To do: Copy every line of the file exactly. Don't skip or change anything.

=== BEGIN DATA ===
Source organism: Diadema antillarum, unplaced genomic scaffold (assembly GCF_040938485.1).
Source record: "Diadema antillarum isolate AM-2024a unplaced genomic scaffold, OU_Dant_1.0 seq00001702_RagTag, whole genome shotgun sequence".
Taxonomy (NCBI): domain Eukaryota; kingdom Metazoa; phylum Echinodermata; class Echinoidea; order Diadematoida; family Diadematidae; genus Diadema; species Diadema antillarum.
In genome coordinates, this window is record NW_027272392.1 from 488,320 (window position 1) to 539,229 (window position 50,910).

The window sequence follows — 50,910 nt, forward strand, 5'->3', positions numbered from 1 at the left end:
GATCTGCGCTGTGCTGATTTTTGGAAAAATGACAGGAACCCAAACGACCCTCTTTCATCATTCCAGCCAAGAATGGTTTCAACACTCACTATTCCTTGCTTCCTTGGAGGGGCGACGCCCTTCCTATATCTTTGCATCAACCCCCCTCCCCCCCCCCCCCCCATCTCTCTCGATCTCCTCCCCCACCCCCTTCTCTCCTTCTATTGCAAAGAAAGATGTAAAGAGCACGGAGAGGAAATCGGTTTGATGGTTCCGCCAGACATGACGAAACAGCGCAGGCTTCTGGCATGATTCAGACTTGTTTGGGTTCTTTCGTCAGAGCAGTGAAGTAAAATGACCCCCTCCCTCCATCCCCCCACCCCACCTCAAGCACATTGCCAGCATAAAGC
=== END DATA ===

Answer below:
Source organism: Diadema antillarum, unplaced genomic scaffold (assembly GCF_040938485.1).
Source record: "Diadema antillarum isolate AM-2024a unplaced genomic scaffold, OU_Dant_1.0 seq00001702_RagTag, whole genome shotgun sequence".
Taxonomy (NCBI): domain Eukaryota; kingdom Metazoa; phylum Echinodermata; class Echinoidea; order Diadematoida; family Diadematidae; genus Diadema; species Diadema antillarum.
In genome coordinates, this window is record NW_027272392.1 from 488,320 (window position 1) to 539,229 (window position 50,910).

The window sequence follows — 50,910 nt, forward strand, 5'->3', positions numbered from 1 at the left end:
GATCTGCGCTGTGCTGATTTTTGGAAAAATGACAGGAACCCAAACGACCCTCTTTCATCATTCCAGCCAAGAATGGTTTCAACACTCACTATTCCTTGCTTCCTTGGAGGGGCGACGCCCTTCCTATATCTTTGCATCAACCCCCCTCCCCCCCCCCCCCCCATCTCTCTCGATCTCCTCCCCCACCCCCTTCTCTCCTTCTATTGCAAAGAAAGATGTAAAGAGCACGGAGAGGAAATCGGTTTGATGGTTCCGCCAGACATGACGAAACAGCGCAGGCTTCTGGCATGATTCAGACTTGTTTGGGTTCTTTCGTCAGAGCAGTGAAGTAAAATGACCCCCTCCCTCCATCCCCCCACCCCACCTCAAGCACATTGCCAGCATAAAGC